Updated: Jun 10, 2021
Spending some time focusing on suspension design and kinematics recently, i was playing around with the concepts of geometric and elastic weight transfer (alternatively 'load transfer') and the relationship with the total transfer experienced under lateral accelerations.
Weight transfer is something i’ve touched on in a few articles in the past, mainly as it’s such an important concept to understand in the concept of race car vehicle dynamics.
Today, we’re going to focus on sprung mass weight transfer initiated by lateral chassis accelerations.
The total quantity of lateral weight transfer itself is proportional to the height of the Centre of Mass (CoM) from the tyre contact patches, the width of the track on each axle and the magnitude of lateral acceleration experienced.
This is a hard fact. No amount of spring stiffness can overcome that.
So let's look at the mathematics; total lateral weight transfer under cornering conditions is given by:
As vehicle dynamicists, our desire to minimise weight transfer is tied to the concept of tyre load sensitivity and the negative effect on lateral acceleration that results from weight transfer.
Essentially, what you need to know about tyre load sensitivity is that the CoF of a tyre is inversely proportional to vertical load. Vertical load goes up, CoF goes down. This is the basis of why we aim to keep weight transfer as low as possible.
You can read further as to why that is the case in the article here, where i demonstrate how a lateral weight transfer of 75% on a hypothetical race car results in a loss of 10% of its grip relative to an imaginary scenario where there is no weight transfer.
As mentioned, total lateral weight transfer of the sprung mass is defined ultimately by the CoM height, but what’s less known is that this weight transfer is the sum of two components:
Geometric weight transfer
Elastic weight transfer
There is of course a weight transfer experienced by the unsprung mass, but in this article I’m focusing on the sprung mass as it’s the only element of weight transfer on the race car in our practical control.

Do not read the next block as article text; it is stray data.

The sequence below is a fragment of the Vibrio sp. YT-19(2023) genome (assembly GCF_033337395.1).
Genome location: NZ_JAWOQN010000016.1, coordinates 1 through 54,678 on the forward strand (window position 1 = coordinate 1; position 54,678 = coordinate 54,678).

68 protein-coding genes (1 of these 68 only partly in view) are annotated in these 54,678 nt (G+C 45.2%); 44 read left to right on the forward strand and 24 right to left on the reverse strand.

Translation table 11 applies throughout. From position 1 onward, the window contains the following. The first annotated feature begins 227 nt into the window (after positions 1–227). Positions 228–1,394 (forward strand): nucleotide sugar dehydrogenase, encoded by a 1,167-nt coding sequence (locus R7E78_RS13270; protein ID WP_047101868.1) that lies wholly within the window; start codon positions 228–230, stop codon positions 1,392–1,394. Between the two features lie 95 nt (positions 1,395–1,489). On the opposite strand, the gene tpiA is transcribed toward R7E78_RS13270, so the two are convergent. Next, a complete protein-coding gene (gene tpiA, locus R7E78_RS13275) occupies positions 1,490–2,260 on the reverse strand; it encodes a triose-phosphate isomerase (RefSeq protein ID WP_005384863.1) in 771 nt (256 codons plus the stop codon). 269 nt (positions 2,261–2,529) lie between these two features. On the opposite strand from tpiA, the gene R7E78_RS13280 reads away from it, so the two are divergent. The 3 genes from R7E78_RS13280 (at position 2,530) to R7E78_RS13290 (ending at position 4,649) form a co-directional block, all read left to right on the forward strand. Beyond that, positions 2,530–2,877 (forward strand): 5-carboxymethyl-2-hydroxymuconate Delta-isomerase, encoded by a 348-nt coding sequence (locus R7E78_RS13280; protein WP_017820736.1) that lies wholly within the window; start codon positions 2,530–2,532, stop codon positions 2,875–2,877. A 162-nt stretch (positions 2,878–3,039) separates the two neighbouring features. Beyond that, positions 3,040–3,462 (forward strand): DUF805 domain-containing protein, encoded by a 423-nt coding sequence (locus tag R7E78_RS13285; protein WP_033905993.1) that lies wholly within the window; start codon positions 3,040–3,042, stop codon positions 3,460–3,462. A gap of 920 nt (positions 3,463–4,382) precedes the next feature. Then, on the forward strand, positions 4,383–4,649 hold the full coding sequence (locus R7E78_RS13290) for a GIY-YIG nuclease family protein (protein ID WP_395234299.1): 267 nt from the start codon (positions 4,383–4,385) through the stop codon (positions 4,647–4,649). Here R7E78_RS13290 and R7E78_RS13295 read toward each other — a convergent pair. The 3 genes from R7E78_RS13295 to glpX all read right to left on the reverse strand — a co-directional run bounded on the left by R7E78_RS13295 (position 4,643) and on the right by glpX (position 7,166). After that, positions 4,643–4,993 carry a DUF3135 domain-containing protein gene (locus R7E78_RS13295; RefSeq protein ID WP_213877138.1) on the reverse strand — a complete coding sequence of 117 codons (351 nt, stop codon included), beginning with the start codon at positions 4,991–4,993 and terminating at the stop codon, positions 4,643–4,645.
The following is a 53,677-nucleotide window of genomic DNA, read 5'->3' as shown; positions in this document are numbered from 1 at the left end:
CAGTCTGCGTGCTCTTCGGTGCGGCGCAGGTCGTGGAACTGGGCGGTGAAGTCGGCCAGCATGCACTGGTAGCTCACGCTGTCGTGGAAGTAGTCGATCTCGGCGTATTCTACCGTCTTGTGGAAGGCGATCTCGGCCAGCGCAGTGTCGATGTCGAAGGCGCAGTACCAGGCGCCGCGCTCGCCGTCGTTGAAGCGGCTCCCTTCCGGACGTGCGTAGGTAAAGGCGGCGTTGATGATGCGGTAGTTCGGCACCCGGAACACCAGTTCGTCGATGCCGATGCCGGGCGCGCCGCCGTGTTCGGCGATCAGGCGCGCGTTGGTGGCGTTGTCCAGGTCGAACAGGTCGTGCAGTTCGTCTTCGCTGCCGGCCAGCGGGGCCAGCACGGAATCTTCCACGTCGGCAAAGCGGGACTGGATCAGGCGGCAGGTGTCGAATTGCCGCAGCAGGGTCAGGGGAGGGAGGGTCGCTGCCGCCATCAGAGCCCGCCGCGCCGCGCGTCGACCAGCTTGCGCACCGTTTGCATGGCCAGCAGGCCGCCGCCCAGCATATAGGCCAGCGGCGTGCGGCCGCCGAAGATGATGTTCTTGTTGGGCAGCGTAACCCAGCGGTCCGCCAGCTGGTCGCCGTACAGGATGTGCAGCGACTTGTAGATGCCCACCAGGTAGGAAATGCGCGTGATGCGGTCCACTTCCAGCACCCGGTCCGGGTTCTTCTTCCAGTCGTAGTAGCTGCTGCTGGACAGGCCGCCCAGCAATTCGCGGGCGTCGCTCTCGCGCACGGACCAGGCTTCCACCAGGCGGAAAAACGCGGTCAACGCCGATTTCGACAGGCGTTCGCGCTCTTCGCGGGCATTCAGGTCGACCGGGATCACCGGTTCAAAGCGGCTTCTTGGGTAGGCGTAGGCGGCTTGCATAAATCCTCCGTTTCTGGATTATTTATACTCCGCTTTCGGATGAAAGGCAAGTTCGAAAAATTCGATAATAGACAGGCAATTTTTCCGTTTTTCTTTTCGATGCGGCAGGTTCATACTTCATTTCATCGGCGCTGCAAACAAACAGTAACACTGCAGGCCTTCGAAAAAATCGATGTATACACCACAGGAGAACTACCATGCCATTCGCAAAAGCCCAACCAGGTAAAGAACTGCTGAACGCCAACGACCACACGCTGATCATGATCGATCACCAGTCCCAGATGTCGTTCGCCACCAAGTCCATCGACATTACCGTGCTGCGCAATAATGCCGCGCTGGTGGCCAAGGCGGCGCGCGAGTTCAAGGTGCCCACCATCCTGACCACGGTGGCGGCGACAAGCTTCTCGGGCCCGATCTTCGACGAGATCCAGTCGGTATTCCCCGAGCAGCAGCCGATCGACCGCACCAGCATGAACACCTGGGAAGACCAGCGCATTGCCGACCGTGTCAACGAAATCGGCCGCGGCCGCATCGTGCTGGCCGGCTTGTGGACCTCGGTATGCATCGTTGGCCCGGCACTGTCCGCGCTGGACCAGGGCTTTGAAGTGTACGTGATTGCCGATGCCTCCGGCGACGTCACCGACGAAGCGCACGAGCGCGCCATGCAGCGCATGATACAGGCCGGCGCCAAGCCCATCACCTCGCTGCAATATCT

Let’s begin by understanding the definitions.
Geometric weight transfer is most simply understood as the load transfer resulting from the moment arm between lateral forces at the contact patch and the effective application point of these forces to the chassis by the suspension members, which is the roll centre.
If the application point of these forces into the chassis is coincident with the CoM, which is the considered the point at which inertial forces are applied into the chassis, then weight transfer is purely geometric. This is an important point which i’ll explore further shortly.
Mathematically, this is represented as follows:
To complete the picture - with pure geometric weight transfer there is no suspension deflection; the weight transfer is reacted directly at the tyres.
Elastic weight transfer on the other hand, is defined by the magnitude of the moment arm between the CoM and the roll centre. It is effectively the capacity of the lateral acceleration to generate a rolling moment/ rolling torque around the CoM.
As equilibrium of all forces must be achieved in steady-state cornering, the roll moment must be reacted by the roll stiffness of the chassis. Elastic weight transfer is therefore directly proportional to the roll stiffness produced by the ride springs & anti-roll bar (Nm/radian) and can be calculated from spring deflection.
Equilibrium is described as follows, where the roll moment and roll stiffness sum to a net zero torque about the CoM.
Therefore, elastic weight transfer is expressed mathematically as:
To explore further, here are a few hypothetical scenarios and an analysis of the weight transfer that results.
hRC = hCOM
When the roll centre is at equal height to the CoM, there is no chassis roll moment generated and therefore no body roll.